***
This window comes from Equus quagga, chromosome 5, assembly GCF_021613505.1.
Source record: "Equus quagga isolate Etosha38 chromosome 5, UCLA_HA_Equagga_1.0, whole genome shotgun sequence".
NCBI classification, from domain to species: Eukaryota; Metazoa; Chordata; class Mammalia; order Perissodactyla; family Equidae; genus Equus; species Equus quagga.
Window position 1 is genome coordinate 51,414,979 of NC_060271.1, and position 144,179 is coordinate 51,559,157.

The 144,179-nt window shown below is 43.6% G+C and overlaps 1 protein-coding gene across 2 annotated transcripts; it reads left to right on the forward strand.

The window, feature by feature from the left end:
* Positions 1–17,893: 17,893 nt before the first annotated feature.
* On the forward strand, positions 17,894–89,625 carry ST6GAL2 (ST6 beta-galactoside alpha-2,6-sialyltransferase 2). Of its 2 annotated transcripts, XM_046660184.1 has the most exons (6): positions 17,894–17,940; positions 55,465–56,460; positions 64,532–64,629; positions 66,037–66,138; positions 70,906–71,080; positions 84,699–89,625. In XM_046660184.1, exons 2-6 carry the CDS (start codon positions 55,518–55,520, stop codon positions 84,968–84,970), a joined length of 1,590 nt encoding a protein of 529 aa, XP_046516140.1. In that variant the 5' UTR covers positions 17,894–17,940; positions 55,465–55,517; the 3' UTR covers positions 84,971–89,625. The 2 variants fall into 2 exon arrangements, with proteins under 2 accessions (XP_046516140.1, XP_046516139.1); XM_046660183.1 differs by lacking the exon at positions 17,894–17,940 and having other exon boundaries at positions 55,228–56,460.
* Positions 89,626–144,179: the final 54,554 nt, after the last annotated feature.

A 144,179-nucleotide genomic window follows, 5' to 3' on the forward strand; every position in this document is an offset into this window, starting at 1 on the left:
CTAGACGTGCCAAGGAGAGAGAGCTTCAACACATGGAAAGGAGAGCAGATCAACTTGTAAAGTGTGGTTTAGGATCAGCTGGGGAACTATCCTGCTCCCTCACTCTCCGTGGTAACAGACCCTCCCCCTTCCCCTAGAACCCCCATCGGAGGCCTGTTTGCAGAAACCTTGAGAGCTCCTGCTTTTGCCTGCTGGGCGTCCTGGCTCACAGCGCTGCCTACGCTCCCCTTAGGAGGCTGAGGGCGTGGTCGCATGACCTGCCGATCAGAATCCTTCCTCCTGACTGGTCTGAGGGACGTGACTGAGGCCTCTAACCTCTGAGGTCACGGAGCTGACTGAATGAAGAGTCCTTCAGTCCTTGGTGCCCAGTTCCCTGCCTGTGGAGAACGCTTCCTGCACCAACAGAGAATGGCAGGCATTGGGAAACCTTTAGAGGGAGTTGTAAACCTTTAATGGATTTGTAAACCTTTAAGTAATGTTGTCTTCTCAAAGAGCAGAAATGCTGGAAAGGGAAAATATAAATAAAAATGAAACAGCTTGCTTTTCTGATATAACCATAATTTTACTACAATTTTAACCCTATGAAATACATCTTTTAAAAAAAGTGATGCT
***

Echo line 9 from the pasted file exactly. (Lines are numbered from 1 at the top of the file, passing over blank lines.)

* Positions 89,626–144,179: the final 54,554 nt, after the last annotated feature.